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The London bombings of 7th July and the shadow of further outrages have affected Muslims in Britain like no other episode since the Rushdie affair of 1988-91. The shock has traumatised the entire country – as Andrew Rawnsley (see below) observes, “This is going to be with us for the rest of our lives”.

The following trends stand out in a review of how society is responding to these momentous events:



Sane Voices


Inayat Bunglawala 6/04/06
Polly Toynbee 20/09/05 Roy Hattersley 12/08/05 David Clark 1/08/05 Salma Yaqoob 15/07/05
Paul Vallely 18/11/05 Madeline Bunting 12/09/05 Dr Abdul Bari 12/08/05 Jonathan Glover 27/07/05 Madeline B. 14/07/05
Lord Steyn 19/10/05 Kenneth Clarke 1/09/05 Naomi Klein 11/08/05 Andrew Murray 27/07/05 John Pilger 14/07/05
A. Sivanandan 16/10/05 Brendan Barber 24/08/05 Karen Armstrong 11/08/05 Simon Tisdall 26/07/05 Seamus Milne 14/07/05
Seamus Milne 13/10/05 New York Times 20/08/05 Saad al-Fagih 11/08/05 David Clark 25/07/05 John Gray 10/07/05
Lee Jasper 11/10/05 Richard N Taylor 19/08/05 David Clark 9/08/05 Andrew R. 24/07/05 Karen Armstrong 10/07/05
Madeleine B. 10/10/05 Camila Cavendish 18/08/05 George Monbiot 9/08/05 Yasmin Brown 24/07/05 David Clarke 9/07/05
Yasmin Brown 10/10/05 Robert Beckford 16/08/05 Charles Kennedy 5/08/05 Josie Appleton 21/07/05 Robert Fisk 9/05
Soumaya G. 5/10/05 Asghar Ali Engineer 16/08/05 Ken Livingstone 4/08/05 William D. 20/07/05 Tariq Ramadan 9/07/05
Salim Lone 22/09/05 Tariq Ali 12/08/05 Yasmin A. Brown 2/08/05 Hanif Qureshi 19/07/05 Robin Cook 8/07/05

Robin Cook, 8th July 2005

Osama bin Laden is no more a true representative of Islam than General Mladic, who commanded the Serbian forces, could be held up as an example of Christianity. After all, it is written in the Qur’an that we were made into different peoples not that we might despise each other, but that we might understand each other.

Bin Laden was, though, a product of a monumental miscalculation by western security agencies. Throughout the 80s he was armed by the CIA and funded by the Saudis to wage jihad against the Russian occupation of Afghanistan. Al-Qaida, literally “the database”, was originally the computer file of the thousands of mujahideen who were recruited and trained with help from the CIA to defeat the Russians. Inexplicably, and with disastrous consequences, it never appears to have occurred to Washington that once Russia was out of the way, Bin Laden’s organisation would turn its attention to the west.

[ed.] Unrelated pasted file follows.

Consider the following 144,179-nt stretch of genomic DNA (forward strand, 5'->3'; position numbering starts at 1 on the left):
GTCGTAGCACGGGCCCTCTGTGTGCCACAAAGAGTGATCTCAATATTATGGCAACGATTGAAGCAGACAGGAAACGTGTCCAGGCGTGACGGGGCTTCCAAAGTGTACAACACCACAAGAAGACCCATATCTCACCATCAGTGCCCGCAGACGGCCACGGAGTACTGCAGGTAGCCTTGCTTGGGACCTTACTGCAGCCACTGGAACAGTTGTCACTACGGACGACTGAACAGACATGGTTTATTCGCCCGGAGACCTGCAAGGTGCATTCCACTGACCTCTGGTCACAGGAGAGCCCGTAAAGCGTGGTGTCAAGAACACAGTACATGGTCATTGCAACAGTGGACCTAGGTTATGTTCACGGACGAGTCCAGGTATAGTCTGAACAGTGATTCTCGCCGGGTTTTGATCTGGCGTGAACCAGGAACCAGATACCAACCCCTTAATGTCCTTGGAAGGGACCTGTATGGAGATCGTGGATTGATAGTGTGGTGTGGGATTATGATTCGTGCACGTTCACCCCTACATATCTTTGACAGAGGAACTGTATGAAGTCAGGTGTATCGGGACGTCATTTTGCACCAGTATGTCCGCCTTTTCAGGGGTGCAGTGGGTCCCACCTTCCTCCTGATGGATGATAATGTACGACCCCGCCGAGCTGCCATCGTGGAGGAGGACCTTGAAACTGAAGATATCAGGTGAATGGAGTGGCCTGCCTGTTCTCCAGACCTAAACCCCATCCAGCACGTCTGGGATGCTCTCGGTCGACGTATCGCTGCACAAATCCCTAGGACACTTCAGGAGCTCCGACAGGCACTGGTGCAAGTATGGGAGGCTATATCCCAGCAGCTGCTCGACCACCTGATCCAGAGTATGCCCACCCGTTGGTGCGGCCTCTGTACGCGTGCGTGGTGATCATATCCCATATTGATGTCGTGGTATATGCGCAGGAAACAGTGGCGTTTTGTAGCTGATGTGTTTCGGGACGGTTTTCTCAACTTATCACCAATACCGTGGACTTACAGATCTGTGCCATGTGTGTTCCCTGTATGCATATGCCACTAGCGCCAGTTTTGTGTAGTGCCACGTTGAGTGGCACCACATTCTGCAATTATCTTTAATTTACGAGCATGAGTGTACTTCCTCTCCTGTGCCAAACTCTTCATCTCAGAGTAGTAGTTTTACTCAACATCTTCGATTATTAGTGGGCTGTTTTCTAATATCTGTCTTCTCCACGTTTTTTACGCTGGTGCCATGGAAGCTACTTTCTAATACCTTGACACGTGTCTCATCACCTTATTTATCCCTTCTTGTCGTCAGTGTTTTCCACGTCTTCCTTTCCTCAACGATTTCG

The danger now is that the west’s current response to the terrorist threat compounds that original error. So long as the struggle against terrorism is conceived as a war that can be won by military means, it is doomed to fail. The more the west emphasises confrontation, the more it silences moderate voices in the Muslim world who want to speak up for cooperation. Success will only come from isolating the terrorists and denying them support, funds and recruits, which means focusing more on our common ground with the Muslim world than on what divides us. [Extract]


Robert Fisk, 8th July 2005

It is easy for Tony Blair to call yesterdays bombings “barbaric” – of course they were – but what were the civilian deaths of the Anglo-American invasion of Iraq in 2003, the children torn apart by cluster bombs, the countless innocent Iraqis gunned down at American military checkpoints? When they die, it is “collateral damage”; when “we” die, it is “barbaric terrorism”.

If we are fighting insurgency in Iraq, what makes us believe insurgency won’t come to us? One thing is certain: if Tony Blair really believes that by “fighting terrorism” in Iraq we could more efficiently protect Britain – fight them there rather than let them come here, as Bush constantly says – this argument is no longer valid.

To time these bombs with the G8 summit, when the world was concentrating on Britain, was not a stroke of genius. You don’t need a PhD to choose another Bush-Blair handshake to close down a capital city with explosives and massacre more than 30 of its citizens. The G8 summit was announced so far in advance as to give the bombers all the time they needed to prepare.

A co-ordinated system of attacks of the kind we saw yesterday would have taken months to plan – to choose safe houses, prepare explosives, identify targets, ensure security, choose the bombers, the hour, the minute, to plan the communications (mobile phones are giveaways). Co-ordination and sophisticated planning – and the usual utter ruthlessness with regard to the lives of the innocent – are characteristic of al-Qa’ida. And let us not use – as our television colleagues did yesterday – “hallmarks”, a word identified with quality silver rather than base metal.